By Brian Keogh
Padraig Harrington will be searching for more than just his fourth Irish Professional Championship at The European Club this week.
Since he captured the Irish Open at Adare Manor, the Dubliner has missed two cuts and finished no higher than 24th in five tournament starts.
A lowly 51st at the K Club last week, he admits that he will the searching for his focus and concentration over four rounds at Brittas Bay in Co Wicklow.
But the world No 10 also knows that he cannot afford to get complacent on a course that he believes will provide him with the best possibile preparation for next week's Open Championship at Carnoustie.
"I know what's missing in my game at the moment," Harrington said as he compiled a two-over par 73 in yesterday's Pro-Am. "Since I won the Irish Open I haven't performed well at all. I couldn't pick anything in my golf swing that I would want to changed at the moment. It is just routine and shot selection and focus generally.
"I don't mind the pressure of being expected to win. I can handle that responsibility. But is not straightforward. I have to play decent and if somebody else has a good week they will be hard to beat.
"I don't see it as as foregone conclusion in any shape of form. I agree that if I go on to win it, I won't exactly be getting too many pats on the back saying, 'Gee that was a great win.' But that is not the way it works in golf.
"I will have to play well on a very stern test. If I was playing on a slightly easier golf course I would know that I would be there or thereabouts at the end of the week. But this course will give a bigger separation of the field than most golf courses."
The European Club measures 7,355 yards off the back stakes but Irish PGA officials cut that yardage to 7,100 yards in calm conditions yesterday.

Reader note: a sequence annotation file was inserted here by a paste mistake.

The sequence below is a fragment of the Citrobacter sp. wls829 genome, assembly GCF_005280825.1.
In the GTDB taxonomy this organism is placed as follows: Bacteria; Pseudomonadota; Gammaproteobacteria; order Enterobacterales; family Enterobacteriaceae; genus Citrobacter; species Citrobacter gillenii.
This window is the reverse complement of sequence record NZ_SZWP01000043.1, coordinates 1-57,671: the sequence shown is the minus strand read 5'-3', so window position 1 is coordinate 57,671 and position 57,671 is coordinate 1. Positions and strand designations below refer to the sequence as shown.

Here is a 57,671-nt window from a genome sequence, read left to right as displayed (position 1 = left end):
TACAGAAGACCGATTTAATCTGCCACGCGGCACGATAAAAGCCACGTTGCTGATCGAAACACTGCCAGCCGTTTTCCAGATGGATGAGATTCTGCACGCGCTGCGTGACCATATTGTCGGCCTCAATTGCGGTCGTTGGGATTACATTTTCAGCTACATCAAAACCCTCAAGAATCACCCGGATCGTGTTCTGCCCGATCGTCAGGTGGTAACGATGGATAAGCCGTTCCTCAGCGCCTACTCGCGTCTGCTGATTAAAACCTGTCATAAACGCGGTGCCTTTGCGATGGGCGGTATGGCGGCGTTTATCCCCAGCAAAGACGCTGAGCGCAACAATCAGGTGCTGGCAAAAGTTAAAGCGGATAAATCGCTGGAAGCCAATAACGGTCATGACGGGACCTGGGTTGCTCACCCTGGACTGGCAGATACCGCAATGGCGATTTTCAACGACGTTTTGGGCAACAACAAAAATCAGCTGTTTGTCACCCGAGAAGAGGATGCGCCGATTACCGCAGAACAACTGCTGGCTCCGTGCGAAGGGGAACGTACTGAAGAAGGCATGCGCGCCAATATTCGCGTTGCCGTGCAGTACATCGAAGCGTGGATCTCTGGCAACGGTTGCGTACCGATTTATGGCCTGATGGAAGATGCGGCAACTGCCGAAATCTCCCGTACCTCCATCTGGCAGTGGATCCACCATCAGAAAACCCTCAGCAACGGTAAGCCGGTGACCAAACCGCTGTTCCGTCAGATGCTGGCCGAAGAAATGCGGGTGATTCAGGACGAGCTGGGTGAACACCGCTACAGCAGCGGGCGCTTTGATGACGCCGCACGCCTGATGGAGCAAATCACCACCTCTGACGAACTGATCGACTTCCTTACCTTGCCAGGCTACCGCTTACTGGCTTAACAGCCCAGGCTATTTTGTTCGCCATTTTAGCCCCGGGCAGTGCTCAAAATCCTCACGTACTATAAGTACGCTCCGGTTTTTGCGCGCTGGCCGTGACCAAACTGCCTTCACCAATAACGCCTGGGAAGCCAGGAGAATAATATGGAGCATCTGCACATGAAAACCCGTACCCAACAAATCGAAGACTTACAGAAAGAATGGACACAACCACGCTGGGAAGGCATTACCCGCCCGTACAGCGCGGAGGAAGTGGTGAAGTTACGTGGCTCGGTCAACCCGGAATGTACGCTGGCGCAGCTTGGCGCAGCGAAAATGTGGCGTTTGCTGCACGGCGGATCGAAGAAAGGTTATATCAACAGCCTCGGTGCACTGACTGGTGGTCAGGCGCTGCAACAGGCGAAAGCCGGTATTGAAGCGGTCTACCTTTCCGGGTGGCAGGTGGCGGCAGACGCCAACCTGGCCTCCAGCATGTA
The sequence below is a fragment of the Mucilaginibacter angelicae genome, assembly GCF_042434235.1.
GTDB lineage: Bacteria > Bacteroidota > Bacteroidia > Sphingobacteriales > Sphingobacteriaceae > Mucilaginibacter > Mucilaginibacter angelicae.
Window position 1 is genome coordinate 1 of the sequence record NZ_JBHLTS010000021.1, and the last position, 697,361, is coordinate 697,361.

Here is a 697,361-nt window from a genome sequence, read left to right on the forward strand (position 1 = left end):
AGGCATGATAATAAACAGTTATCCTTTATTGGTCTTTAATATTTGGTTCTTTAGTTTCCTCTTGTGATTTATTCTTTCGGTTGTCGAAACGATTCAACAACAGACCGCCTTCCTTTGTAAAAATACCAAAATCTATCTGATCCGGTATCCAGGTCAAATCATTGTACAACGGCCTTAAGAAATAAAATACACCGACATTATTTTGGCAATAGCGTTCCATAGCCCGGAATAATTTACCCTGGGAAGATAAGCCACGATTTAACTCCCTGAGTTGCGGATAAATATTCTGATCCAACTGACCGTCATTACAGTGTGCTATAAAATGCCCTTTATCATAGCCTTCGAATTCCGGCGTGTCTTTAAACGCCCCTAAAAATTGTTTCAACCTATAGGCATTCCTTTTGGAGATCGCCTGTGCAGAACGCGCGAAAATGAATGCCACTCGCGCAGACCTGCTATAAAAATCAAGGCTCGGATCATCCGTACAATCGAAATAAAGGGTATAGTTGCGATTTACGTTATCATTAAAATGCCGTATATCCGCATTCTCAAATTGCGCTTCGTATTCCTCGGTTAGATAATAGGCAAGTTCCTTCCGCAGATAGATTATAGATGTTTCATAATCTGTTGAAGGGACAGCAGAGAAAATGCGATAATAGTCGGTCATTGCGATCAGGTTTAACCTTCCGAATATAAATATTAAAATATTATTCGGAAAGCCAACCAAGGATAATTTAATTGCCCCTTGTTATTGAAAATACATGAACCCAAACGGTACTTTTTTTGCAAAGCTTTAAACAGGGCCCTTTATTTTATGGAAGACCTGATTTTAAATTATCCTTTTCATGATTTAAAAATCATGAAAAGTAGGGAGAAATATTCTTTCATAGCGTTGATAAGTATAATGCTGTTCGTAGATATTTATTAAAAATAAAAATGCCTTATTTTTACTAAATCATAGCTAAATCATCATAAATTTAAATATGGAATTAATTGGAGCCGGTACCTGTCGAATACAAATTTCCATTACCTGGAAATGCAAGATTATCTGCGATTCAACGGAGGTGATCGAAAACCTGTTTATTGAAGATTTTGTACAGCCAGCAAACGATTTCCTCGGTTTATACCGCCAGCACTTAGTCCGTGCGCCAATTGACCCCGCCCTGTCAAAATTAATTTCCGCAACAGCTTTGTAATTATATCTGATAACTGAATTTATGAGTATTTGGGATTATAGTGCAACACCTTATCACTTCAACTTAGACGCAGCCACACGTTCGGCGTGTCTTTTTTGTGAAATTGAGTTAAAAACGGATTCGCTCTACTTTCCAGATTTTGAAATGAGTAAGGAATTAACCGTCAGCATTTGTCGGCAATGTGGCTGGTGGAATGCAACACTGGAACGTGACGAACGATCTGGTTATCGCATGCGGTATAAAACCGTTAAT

With bad weather forecast for later in the week, it is likely to be play less than 7,000 yards for a 120-strong field made up largely of club professionals.
Harrington is the man to beat but Waterville's David Higgins, who qualified for the Open yesterday and will play with him for the first two rounds, outgunned the Dubliner in the finals of the Irish Close and South of Ireland championships in 1994.
Philip Walton, Michael Hoey, Irish Region No 1 Simon Ward and defending champion David Mortimer are all capable of contending too.
But Harrington, who declaring his left knee to be “100 percent” after some recent niggles, knows the course as well as anybody as reckons that four level par 71s would be a good return.
He said: "The course is in great condition, super. The weather forecast is tough for the week but I feel good about it. It is always a tough course. It is as soft as I have ever seen it - as soft as it would be in the winter.
"It is not playing too long at the moment and I didn't hit my first driver today until the 10th. But obviously if the weather changes that will change a lot of things.
"It is perfect preparation for the Open next week. Everything about the course is very similar to Carnoustie texture wise in terms of the greens and fairways.
"The grasses are the same the pace of the greens will probably be pretty similar. The look of the place and the wind. I'd take four 71s (level par) right now. It is not going to be easy here."
Course designer and owner Ruddy has cut back the rough lining the fairways to make sure that there is no repeat of the carnage seen at last year's Irish Amateur Close, when the qualifying mark fell at 23 over par.
Ruddy said: "It is a wide golf course compared to the Irish Close last year - nearly 10 yards wider on average.
"I am happy the course will provide a nice test. I will be very suprised if anyone does four sub par rounds - but not a bit upset. On Sunday morning I will have a fry either way."